Dr. Williams’ sentiments were mirrored by other leaders in the field, including Dr. Tom McMillan from the University of Glasgow. Dr. McMillan discussed the high prevalence of childhood trauma (e.g., loss, abuse) and history of head injury in individuals involved with the justice system. He described the limited access to supports/interventions available in the prison system and at the time of release, thereby preventing individuals who have been incarcerated while living with disability from their TBI from thriving.
Ohio State University’s Dr. John Corrigan also described the fragmented care for individuals in the justice system. Moreover, he detailed the three greatest individual risk factors for criminal activity: low socioeconomic status, mental illness, and TBI. These findings highlight important, potentially modifiable factors to reduce the risk of crime and to optimize health outcomes.
On the second day of the Congress, we encountered a survivor of brain injury, a rarity in a conference dominated by researchers, clinicians, and industry stakeholders. This individual described her difficulties navigating the healthcare system after her injury ― an experience fraught with broken channels of communication, inadequate follow-up by healthcare professionals, and lack of access to the specialized medical care needed for recovery. Her story brought to life the urgency and need for more patient-centered care, knowledge translation, and health systems planning in rehabilitation.
Our interactions during the Congress caused us some concern with the structure of traditional, international research conferences. While we had begun IBIA as young professionals eager to advance our careers, our conversations with Dr. Williams and individuals with lived experience opened our eyes to the bigger picture. While many of the researchers at this conference – including us – were engaged in knowledge translation efforts, the problem is that participating in conferences remains inaccessible and prohibitively expensive to the patients for whom such research findings are most relevant. While this experience was incredible and memorable for us, we have newfound motivation for improving and increasing the number of avenues through which how we share our work with the general public.
Therefore, we would like to leave readers with a link to one of the most powerful presentations at the World Congress: “Unmasking Brain Injury,” an art exhibit by the Ontario Brain Injury Association. This exhibit ‘unmasks’ some of the individual stories of the thousands of Ontarians living with ongoing disabilities resulting from a brain injury by promoting awareness and giving survivors a voice. Each survivor’s mask tells a profound story about their journey with brain injury, whether highlighting the time of injury, the recovery process, or their current day-to-day living. The display reminded us of the unique clinical needs and recovery journeys that have fuelled our research questions, and that the voices of brain injury survivors should always be at the forefront of the work that we do and the findings we share.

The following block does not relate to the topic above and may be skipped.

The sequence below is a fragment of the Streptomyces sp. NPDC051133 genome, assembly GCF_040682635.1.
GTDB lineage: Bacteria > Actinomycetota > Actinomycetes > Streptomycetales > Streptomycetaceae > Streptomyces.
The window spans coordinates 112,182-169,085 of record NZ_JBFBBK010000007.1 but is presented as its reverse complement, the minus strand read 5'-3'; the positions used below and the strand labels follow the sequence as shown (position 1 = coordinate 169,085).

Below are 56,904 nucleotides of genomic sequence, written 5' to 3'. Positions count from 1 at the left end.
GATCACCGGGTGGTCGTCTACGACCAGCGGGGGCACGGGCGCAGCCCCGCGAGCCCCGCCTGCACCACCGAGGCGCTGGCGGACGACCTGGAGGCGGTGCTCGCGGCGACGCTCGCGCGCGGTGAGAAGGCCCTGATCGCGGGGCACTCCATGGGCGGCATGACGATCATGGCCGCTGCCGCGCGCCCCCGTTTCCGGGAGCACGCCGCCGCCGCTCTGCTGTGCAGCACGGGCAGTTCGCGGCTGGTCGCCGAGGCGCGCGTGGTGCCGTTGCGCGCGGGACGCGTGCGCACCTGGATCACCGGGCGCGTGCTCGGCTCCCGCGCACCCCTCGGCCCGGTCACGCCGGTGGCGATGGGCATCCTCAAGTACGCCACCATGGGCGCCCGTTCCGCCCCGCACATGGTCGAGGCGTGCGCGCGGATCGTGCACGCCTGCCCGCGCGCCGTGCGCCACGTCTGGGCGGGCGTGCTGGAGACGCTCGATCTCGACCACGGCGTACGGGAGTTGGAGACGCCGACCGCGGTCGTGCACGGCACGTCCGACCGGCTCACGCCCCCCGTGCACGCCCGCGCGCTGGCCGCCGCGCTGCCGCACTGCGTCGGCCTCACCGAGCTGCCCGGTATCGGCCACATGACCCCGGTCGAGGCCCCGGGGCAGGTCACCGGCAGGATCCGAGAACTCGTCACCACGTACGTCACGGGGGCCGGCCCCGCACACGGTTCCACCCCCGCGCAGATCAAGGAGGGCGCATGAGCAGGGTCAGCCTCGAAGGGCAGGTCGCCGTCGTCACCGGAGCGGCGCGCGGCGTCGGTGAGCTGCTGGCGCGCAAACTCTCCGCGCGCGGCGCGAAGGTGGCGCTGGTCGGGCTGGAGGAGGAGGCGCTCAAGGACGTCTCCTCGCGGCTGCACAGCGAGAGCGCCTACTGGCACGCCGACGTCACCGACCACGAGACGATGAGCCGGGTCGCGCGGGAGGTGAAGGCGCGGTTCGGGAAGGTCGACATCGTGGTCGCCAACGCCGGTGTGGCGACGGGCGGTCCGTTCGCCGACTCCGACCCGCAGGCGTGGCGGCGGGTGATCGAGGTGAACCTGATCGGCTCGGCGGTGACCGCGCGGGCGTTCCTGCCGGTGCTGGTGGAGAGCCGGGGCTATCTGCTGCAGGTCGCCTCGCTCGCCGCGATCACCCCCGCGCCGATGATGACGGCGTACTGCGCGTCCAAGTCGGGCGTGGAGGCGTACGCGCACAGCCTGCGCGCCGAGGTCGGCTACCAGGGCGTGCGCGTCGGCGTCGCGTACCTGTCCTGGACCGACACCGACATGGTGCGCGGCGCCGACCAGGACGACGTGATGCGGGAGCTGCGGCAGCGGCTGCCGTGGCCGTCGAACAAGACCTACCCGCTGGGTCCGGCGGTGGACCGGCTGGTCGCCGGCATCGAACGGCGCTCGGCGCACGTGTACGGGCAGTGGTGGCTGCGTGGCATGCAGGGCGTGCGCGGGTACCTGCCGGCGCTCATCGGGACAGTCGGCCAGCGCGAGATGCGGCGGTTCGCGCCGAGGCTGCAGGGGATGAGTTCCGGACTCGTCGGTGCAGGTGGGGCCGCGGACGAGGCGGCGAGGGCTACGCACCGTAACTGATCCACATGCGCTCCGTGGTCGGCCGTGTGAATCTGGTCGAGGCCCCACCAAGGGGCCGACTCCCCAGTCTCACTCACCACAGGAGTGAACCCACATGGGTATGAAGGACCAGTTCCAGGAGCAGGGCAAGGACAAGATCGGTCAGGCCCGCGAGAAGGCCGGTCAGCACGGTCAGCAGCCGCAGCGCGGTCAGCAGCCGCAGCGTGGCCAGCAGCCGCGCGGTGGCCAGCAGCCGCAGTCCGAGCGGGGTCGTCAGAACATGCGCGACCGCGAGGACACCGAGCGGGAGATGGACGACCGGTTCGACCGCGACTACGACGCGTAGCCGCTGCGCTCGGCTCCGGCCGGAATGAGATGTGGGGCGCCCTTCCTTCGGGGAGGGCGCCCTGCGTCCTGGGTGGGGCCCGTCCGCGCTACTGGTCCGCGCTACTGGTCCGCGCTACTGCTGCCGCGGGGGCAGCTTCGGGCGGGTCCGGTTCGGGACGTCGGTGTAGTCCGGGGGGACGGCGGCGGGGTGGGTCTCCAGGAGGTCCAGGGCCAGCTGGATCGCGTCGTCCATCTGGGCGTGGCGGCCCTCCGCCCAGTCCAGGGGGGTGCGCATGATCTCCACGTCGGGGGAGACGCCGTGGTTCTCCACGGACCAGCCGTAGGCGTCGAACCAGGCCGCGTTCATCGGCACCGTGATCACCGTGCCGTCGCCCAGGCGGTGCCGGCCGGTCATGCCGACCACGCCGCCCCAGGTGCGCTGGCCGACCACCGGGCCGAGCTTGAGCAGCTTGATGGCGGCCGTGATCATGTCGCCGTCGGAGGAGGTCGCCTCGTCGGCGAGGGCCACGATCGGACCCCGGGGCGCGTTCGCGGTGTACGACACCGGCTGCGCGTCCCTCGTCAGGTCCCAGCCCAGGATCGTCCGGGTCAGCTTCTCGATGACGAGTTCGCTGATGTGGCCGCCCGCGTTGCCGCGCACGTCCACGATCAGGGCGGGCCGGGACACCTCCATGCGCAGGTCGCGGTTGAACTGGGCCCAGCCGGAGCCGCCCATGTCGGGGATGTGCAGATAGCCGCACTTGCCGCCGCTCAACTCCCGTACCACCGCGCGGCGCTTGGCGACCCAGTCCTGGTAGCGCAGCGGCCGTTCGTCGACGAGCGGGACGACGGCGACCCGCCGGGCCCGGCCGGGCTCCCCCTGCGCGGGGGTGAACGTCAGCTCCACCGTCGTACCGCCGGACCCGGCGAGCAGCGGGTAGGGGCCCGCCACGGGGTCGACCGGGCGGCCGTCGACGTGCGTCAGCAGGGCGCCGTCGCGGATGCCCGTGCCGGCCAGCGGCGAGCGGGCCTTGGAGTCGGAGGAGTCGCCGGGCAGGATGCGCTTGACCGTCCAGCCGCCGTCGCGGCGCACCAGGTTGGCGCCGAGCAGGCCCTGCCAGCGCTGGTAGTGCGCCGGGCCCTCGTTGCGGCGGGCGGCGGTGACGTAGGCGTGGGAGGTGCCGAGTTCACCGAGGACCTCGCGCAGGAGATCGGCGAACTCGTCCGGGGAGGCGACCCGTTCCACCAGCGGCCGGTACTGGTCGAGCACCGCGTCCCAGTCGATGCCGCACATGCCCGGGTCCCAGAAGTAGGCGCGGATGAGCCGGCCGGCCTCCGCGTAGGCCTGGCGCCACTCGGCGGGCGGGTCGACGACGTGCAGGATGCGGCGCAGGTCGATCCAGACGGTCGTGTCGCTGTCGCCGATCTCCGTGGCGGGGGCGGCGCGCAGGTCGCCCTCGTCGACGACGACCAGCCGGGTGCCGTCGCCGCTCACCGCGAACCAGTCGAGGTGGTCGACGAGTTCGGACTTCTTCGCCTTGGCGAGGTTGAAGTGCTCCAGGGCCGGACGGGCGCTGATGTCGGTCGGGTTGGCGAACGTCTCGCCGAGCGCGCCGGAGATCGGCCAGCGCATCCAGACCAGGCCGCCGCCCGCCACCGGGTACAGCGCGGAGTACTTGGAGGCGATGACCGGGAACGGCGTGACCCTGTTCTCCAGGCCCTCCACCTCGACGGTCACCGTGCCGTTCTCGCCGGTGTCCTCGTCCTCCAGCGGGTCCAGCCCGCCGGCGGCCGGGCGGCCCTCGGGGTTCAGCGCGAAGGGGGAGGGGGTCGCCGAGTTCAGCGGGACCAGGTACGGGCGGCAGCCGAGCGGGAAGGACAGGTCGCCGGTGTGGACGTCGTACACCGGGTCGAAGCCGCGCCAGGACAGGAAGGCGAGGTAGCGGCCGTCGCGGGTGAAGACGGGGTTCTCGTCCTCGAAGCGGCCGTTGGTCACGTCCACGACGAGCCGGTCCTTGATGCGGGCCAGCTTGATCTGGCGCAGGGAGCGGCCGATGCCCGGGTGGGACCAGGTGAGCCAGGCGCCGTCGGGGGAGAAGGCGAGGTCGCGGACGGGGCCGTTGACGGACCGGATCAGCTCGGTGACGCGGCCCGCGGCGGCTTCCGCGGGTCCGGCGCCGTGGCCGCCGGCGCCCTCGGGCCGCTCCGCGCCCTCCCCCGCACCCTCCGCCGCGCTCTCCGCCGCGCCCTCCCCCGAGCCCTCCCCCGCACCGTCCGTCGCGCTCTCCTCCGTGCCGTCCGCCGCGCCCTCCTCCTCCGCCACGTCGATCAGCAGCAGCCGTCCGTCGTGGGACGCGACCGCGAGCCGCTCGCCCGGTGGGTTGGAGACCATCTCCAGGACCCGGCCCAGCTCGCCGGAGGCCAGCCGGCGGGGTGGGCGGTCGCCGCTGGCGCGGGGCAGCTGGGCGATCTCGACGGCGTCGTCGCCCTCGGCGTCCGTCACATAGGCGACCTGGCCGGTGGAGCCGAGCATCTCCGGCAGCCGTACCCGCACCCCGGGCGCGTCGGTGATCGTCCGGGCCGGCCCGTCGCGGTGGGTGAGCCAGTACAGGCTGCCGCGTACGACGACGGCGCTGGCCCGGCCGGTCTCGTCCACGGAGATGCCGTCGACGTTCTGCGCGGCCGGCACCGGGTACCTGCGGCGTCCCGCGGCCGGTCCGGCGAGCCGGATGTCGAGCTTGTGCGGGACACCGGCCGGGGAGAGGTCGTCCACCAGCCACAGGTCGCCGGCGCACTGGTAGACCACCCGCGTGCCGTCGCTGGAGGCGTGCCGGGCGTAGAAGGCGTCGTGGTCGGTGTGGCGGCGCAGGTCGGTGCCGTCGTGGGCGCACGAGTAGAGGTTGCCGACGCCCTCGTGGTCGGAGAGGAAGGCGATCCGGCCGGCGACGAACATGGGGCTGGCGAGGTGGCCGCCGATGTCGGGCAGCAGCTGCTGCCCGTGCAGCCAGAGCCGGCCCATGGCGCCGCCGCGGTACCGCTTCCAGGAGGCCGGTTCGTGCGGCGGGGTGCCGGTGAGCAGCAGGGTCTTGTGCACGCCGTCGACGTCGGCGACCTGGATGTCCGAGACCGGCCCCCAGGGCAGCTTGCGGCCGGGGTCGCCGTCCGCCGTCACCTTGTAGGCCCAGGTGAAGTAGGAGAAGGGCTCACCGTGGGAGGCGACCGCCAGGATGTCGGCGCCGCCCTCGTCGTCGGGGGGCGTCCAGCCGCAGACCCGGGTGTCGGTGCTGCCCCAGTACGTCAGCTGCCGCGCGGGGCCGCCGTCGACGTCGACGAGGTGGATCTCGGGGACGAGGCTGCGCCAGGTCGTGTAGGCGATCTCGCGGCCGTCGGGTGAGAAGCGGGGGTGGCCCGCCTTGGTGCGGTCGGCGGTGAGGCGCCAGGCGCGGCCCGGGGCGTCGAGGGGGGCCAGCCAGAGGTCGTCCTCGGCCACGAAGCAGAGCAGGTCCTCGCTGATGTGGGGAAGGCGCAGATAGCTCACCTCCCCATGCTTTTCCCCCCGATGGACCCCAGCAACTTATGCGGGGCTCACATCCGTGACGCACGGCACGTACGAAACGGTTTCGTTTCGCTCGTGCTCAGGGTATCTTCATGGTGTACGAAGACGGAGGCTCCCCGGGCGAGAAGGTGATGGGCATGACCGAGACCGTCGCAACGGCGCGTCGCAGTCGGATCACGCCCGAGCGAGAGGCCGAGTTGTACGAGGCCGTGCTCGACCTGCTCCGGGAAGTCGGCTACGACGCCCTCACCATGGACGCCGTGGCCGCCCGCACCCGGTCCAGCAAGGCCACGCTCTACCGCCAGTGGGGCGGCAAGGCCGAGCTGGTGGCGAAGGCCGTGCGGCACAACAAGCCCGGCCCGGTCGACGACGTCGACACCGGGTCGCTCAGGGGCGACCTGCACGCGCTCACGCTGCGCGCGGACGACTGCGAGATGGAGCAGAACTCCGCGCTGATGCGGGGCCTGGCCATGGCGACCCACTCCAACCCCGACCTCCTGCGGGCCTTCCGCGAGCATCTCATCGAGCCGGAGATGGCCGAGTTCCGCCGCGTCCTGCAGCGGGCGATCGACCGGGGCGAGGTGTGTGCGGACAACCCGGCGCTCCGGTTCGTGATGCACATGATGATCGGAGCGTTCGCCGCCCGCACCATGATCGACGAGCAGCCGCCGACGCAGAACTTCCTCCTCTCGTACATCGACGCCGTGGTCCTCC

Featured illustration by Hang Lin for rehabINK.
Image attribution: https://www.flickr.com/photos/18378305@N00/15973114557/
Copyright license: https://creativecommons.org/licenses/by-nc/2.0/
To refer to this article, it can be cited as:
Changoor A, Boulos M. Championing Advocacy for Persons with Brain Injury: Coverage of the 2019 International Brain Injury Association World Congress. rehabINK. 2019;7. Available from: https://rehabinkmag.com
- Topolovec-Vranic J, Ennis N, Colantonio A, Cusimano MD, Hwang SW, Kontos P, Ouchterlony D, Stergiopoulos V. Traumatic brain injury among people who are homeless: a systematic review. BioMed Central Public Health. 2012;12(1):1059.
- Shiroma EJ, Ferguson PL, Pickelsimer EE. Prevalence of traumatic brain injury in an offender population: A meta-analysis. The Journal of Head Trauma Rehabilitation. 2012;27(3):E1-0.
- Kwako LE, Glass N, Campbell J, Melvin KC, Barr T, Gill JM. Traumatic brain injury in intimate partner violence: A critical review of outcomes and mechanisms. Trauma, Violence, & Abuse. 2011;12(3):115-26.